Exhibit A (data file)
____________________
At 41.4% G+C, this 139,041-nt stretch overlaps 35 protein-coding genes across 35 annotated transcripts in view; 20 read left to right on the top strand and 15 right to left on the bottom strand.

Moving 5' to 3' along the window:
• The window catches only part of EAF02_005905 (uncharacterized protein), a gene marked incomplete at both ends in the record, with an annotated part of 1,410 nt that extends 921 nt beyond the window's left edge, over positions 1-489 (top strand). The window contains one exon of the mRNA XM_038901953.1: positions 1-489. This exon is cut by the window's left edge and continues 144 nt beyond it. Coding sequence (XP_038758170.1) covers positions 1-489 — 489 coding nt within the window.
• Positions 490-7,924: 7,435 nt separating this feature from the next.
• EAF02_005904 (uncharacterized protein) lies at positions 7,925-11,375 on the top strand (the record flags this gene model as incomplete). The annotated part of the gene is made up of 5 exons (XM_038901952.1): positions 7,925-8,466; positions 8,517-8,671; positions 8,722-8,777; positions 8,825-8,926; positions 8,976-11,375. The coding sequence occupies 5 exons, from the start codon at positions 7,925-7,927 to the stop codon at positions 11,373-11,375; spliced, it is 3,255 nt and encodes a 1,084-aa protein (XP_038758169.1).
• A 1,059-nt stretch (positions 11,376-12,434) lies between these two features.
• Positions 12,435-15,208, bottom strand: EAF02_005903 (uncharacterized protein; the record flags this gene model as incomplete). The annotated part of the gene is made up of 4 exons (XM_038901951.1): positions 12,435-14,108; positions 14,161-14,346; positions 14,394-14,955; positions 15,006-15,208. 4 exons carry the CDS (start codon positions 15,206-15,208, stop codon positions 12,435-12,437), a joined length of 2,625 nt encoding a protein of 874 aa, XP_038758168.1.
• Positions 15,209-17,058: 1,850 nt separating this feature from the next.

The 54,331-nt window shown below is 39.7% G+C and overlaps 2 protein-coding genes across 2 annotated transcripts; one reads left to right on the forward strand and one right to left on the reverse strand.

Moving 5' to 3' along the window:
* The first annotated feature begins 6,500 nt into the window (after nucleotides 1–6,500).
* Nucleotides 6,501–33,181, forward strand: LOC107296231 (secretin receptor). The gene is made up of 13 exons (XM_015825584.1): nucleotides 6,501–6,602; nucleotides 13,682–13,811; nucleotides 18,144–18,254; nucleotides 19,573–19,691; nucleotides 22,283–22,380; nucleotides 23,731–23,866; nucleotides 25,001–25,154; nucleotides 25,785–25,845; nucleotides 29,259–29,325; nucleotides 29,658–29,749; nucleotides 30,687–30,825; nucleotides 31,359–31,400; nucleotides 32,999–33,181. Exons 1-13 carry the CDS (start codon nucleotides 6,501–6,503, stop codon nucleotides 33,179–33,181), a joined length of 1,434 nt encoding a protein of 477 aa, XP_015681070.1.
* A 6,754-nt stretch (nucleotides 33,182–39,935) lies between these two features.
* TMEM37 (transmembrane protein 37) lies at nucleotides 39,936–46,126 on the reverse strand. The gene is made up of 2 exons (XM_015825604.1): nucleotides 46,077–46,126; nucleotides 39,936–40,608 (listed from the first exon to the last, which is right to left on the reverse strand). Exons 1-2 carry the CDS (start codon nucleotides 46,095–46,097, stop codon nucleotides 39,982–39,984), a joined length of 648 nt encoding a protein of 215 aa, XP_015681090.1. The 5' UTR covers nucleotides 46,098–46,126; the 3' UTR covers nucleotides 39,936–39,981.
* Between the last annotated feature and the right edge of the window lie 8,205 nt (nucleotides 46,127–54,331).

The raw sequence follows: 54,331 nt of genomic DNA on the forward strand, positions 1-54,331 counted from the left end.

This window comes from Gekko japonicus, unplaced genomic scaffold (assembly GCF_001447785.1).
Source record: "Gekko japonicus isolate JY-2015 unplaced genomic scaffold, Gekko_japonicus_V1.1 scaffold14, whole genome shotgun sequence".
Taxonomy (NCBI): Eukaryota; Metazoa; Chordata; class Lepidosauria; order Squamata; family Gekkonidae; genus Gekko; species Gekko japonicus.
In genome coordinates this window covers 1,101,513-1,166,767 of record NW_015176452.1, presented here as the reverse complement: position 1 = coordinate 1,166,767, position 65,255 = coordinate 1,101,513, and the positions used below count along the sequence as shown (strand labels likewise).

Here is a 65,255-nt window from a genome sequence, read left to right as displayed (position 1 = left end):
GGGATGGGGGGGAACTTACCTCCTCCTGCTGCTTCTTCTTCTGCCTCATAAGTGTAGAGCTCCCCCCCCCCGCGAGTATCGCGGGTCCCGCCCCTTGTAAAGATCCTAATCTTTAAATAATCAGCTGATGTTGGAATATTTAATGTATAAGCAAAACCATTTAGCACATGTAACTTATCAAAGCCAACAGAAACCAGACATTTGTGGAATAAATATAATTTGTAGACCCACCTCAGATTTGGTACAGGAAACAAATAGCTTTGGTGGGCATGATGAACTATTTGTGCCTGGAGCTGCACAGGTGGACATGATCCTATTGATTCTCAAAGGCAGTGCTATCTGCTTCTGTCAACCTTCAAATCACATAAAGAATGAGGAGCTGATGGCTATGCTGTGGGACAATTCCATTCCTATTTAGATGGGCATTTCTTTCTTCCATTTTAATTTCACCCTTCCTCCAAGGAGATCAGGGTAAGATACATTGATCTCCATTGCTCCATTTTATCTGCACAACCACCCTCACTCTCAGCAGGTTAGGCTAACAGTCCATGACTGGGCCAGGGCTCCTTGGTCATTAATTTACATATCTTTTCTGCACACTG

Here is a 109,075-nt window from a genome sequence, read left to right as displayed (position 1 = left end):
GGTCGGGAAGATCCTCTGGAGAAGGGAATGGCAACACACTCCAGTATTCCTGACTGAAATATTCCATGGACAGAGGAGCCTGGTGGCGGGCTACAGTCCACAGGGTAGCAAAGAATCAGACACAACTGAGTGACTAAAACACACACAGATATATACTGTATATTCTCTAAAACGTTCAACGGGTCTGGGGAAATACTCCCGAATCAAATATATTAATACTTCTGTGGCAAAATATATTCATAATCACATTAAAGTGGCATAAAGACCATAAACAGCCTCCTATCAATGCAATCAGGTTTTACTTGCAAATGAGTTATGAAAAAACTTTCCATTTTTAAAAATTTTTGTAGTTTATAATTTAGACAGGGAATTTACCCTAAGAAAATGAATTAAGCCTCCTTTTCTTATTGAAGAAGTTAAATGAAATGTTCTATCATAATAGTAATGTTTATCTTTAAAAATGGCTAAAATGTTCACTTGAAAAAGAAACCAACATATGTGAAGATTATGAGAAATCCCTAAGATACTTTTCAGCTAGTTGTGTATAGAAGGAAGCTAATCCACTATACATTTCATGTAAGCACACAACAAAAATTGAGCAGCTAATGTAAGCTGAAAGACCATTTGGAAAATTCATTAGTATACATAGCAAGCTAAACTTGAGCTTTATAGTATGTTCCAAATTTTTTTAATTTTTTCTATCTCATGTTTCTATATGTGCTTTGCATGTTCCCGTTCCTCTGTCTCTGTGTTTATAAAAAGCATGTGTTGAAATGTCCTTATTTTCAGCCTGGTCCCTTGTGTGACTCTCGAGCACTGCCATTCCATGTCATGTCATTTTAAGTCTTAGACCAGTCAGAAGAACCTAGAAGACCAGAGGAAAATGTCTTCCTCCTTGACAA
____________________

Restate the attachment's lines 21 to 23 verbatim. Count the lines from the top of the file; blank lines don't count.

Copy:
Here is a 65,255-nt window from a genome sequence, read left to right as displayed (position 1 = left end):
GGGATGGGGGGGAACTTACCTCCTCCTGCTGCTTCTTCTTCTGCCTCATAAGTGTAGAGCTCCCCCCCCCCGCGAGTATCGCGGGTCCCGCCCCTTGTAAAGATCCTAATCTTTAAATAATCAGCTGATGTTGGAATATTTAATGTATAAGCAAAACCATTTAGCACATGTAACTTATCAAAGCCAACAGAAACCAGACATTTGTGGAATAAATATAATTTGTAGACCCACCTCAGATTTGGTACAGGAAACAAATAGCTTTGGTGGGCATGATGAACTATTTGTGCCTGGAGCTGCACAGGTGGACATGATCCTATTGATTCTCAAAGGCAGTGCTATCTGCTTCTGTCAACCTTCAAATCACATAAAGAATGAGGAGCTGATGGCTATGCTGTGGGACAATTCCATTCCTATTTAGATGGGCATTTCTTTCTTCCATTTTAATTTCACCCTTCCTCCAAGGAGATCAGGGTAAGATACATTGATCTCCATTGCTCCATTTTATCTGCACAACCACCCTCACTCTCAGCAGGTTAGGCTAACAGTCCATGACTGGGCCAGGGCTCCTTGGTCATTAATTTACATATCTTTTCTGCACACTG

Here is a 109,075-nt window from a genome sequence, read left to right as displayed (position 1 = left end):